A sweet, sympathetic novel with a sense of humor.

GLIDING FLIGHT

A teenage boy trains his pet geese surrounded by a cast of characters even more eccentric than he is.

It’s the present day, more or less, and we’re in the Netherlands. Gieles is almost 15. His mother has been gone for months on yet another vague mission of aid to Africa. Gieles and his father wait at home, with Uncle Fred, next door to an airport runway that has been steadily taking over the neighborhood. Gieles’ father works for the airport, shooing away the flocks of birds that threaten to cause accidents. Gieles’ personal hero is Capt. Sully, who miraculously landed a plane after a number of geese tangled themselves up in its engines. This is Goemans’ second novel, her first to be translated into English. It’s a funny, tenderhearted book reminiscent of Little Miss Sunshine—it has a similar cast of lost, confused, and eccentric characters. Gieles befriends an overweight older neighbor who calls himself Super Waling and who soon starts sharing with Gieles chapters of a story he’s writing. Super Waling’s story concerns his own ancestors but also the larger Dutch history of reclaiming land from water. Gieles, meanwhile, is trying to train his two pet geese to perform a secret feat of heroics so impressive it will convince his wayward mother to stay home. Goemans occasionally skates a little too close to sentimentality, and not all her characters come equally to life (Gieles’ silent, stoic father, for one), but still, the novel is a wonderful mix of humor and gentle melancholy. Gieles is a compassionate boy, and he seems to draw wounded people toward him in the same way that he draws forward his geese. We’d be lucky to have more like him in this world.

A sweet, sympathetic novel with a sense of humor.

Pub Date: March 5, 2019

ISBN: 978-1-64286-008-5

Page Count: 448

Publisher: World Editions

Review Posted Online: Dec. 11, 2018

Kirkus Reviews Issue: Jan. 1, 2019

Did you like this book?

No Comments Yet

THE GREAT ALONE

In 1974, a troubled Vietnam vet inherits a house from a fallen comrade and moves his family to Alaska.

After years as a prisoner of war, Ernt Allbright returned home to his wife, Cora, and daughter, Leni, a violent, difficult, restless man. The family moved so frequently that 13-year-old Leni went to five schools in four years. But when they move to Alaska, still very wild and sparsely populated, Ernt finds a landscape as raw as he is. As Leni soon realizes, “Everyone up here had two stories: the life before and the life now. If you wanted to pray to a weirdo god or live in a school bus or marry a goose, no one in Alaska was going to say crap to you.” There are many great things about this book—one of them is its constant stream of memorably formulated insights about Alaska. Another key example is delivered by Large Marge, a former prosecutor in Washington, D.C., who now runs the general store for the community of around 30 brave souls who live in Kaneq year-round. As she cautions the Allbrights, “Alaska herself can be Sleeping Beauty one minute and a bitch with a sawed-off shotgun the next. There’s a saying: Up here you can make one mistake. The second one will kill you.” Hannah’s (The Nightingale, 2015, etc.) follow-up to her series of blockbuster bestsellers will thrill her fans with its combination of Greek tragedy, Romeo and Juliet–like coming-of-age story, and domestic potboiler. She re-creates in magical detail the lives of Alaska's homesteaders in both of the state's seasons (they really only have two) and is just as specific and authentic in her depiction of the spiritual wounds of post-Vietnam America.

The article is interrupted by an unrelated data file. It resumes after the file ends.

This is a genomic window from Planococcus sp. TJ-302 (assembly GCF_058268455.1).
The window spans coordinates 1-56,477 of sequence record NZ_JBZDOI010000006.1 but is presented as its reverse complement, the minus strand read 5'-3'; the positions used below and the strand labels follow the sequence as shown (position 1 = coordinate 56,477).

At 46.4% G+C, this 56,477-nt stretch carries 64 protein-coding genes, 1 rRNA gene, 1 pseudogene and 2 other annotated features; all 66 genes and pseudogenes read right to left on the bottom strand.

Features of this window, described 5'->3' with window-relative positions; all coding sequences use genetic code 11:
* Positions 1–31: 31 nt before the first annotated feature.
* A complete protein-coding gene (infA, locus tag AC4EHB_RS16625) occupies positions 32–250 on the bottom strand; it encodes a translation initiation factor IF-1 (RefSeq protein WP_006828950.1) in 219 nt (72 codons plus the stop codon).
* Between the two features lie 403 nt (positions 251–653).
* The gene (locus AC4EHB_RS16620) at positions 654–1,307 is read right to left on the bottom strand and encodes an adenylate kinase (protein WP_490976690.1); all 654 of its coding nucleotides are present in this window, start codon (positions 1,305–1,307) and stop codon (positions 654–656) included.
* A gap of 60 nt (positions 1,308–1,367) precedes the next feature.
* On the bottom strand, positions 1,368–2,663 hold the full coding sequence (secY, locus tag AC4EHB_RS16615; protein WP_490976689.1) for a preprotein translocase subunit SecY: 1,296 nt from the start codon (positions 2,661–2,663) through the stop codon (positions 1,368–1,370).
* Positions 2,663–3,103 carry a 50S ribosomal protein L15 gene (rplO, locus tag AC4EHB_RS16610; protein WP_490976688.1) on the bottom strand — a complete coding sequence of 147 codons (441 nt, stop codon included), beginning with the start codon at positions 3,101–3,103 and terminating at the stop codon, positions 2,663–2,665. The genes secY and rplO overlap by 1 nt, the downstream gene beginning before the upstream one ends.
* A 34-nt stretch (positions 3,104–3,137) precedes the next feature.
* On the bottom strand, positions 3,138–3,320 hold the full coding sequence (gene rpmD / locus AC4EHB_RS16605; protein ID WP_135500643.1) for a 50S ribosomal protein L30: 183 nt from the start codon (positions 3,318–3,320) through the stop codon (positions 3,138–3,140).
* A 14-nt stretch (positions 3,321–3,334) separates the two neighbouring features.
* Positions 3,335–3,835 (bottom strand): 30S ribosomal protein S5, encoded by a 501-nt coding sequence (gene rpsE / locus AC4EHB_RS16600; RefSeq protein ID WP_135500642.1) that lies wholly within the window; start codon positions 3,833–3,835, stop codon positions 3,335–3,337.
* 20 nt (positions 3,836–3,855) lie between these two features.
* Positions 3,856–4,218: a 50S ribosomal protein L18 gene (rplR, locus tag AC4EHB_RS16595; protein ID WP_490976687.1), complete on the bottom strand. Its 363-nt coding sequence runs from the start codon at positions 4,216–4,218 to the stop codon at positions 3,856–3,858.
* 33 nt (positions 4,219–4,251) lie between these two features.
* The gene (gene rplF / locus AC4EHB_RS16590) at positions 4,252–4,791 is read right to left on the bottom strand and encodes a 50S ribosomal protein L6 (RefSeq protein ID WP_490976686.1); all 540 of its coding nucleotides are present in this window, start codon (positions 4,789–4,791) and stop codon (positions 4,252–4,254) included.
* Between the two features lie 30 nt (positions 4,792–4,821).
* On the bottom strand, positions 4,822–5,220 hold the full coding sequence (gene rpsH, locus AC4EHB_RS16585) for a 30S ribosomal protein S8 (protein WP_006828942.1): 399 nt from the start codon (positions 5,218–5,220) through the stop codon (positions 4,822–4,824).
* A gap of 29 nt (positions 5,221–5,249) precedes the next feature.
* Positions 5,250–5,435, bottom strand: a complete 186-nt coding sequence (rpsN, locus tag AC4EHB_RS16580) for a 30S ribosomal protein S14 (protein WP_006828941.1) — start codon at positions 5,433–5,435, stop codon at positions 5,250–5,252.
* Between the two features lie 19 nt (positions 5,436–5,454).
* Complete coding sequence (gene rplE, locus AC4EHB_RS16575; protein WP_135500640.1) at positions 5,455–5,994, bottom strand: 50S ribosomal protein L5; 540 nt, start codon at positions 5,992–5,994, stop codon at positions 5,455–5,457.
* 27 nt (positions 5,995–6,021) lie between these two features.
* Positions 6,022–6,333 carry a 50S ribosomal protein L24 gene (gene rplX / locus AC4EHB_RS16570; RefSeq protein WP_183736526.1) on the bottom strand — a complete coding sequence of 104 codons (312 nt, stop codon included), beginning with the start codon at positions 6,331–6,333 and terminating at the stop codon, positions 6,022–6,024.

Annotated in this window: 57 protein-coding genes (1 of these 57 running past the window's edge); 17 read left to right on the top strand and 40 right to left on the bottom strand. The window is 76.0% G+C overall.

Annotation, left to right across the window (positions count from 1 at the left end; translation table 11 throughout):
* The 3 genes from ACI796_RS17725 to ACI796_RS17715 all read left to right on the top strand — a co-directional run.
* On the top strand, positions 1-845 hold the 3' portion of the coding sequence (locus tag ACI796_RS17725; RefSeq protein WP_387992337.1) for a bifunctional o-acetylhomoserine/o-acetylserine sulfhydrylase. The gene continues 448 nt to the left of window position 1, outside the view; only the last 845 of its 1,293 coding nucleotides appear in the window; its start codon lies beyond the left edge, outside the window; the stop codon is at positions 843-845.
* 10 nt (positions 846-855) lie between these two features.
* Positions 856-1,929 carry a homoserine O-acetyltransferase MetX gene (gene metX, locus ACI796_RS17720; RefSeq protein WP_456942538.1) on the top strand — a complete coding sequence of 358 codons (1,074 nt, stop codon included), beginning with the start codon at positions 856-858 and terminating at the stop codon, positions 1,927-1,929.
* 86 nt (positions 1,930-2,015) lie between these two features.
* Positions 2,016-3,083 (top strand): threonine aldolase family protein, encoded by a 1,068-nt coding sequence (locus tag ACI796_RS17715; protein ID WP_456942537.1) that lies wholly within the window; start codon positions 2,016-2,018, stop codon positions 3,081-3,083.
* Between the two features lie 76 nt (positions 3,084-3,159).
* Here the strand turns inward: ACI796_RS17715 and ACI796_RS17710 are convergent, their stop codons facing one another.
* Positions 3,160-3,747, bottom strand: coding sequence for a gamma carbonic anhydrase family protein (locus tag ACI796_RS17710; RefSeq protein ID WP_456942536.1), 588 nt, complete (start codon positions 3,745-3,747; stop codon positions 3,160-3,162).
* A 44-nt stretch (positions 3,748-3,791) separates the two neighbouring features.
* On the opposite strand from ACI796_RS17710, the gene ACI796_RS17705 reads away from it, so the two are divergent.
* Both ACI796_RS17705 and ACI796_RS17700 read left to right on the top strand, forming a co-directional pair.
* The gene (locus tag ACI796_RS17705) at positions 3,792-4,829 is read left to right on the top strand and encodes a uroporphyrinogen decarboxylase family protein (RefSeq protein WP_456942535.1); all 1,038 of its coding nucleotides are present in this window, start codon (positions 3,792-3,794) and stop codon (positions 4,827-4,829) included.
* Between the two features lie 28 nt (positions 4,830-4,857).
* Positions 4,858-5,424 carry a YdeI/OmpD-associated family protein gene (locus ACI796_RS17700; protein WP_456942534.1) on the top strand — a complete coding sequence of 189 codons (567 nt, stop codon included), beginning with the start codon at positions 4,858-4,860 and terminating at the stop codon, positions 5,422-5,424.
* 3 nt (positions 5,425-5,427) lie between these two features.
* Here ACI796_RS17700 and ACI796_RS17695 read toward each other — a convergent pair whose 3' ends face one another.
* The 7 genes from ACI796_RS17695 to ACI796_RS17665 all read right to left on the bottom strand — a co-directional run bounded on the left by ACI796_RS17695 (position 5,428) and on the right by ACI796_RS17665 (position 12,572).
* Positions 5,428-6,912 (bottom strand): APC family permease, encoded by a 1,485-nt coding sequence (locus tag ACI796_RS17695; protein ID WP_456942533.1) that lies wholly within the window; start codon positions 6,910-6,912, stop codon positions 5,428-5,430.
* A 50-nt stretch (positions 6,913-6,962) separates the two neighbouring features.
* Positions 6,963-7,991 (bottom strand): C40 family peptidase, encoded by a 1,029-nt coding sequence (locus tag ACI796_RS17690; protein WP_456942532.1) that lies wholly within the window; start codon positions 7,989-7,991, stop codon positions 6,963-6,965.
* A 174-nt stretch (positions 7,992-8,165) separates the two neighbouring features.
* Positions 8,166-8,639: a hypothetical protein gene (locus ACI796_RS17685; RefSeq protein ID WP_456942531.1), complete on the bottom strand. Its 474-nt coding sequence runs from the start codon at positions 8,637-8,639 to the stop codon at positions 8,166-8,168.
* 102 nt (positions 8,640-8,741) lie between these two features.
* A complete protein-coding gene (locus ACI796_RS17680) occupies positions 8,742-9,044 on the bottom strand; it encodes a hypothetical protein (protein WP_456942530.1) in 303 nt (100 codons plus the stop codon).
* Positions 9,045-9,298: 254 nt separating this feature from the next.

A tour de force.

Pub Date: Feb. 6, 2018

ISBN: 978-0-312-57723-0

Page Count: 448

Publisher: St. Martin's

Review Posted Online: Oct. 31, 2017

Kirkus Reviews Issue: Nov. 15, 2017

Did you like this book?

Finding positivity in negative pregnancy-test results, this depiction of a marriage in crisis is nearly perfect.

ALL YOUR PERFECTS

Named for an imperfectly worded fortune cookie, Hoover's (It Ends with Us, 2016, etc.) latest compares a woman’s relationship with her husband before and after she finds out she’s infertile.

Quinn meets her future husband, Graham, in front of her soon-to-be-ex-fiance’s apartment, where Graham is about to confront him for having an affair with his girlfriend. A few years later, they are happily married but struggling to conceive. The “then and now” format—with alternating chapters moving back and forth in time—allows a hopeful romance to blossom within a dark but relatable dilemma. Back then, Quinn’s bad breakup leads her to the love of her life. In the now, she’s exhausted a laundry list of fertility options, from IVF treatments to adoption, and the silver lining is harder to find. Quinn’s bad relationship with her wealthy mother also prevents her from asking for more money to throw at the problem. But just when Quinn’s narrative starts to sound like she’s writing a long Facebook rant about her struggles, she reveals the larger issue: Ever since she and Graham have been trying to have a baby, intimacy has become a chore, and she doesn’t know how to tell him. Instead, she hopes the contents of a mystery box she’s kept since their wedding day will help her decide their fate. With a few well-timed silences, Hoover turns the fairly common problem of infertility into the more universal problem of poor communication. Graham and Quinn may or may not become parents, but if they don’t talk about their feelings, they won’t remain a couple, either.

Finding positivity in negative pregnancy-test results, this depiction of a marriage in crisis is nearly perfect.

Pub Date: July 17, 2018

ISBN: 978-1-5011-7159-8

Page Count: 320

Publisher: Atria

Review Posted Online: May 1, 2018

Kirkus Reviews Issue: May 15, 2018

Did you like this book?

more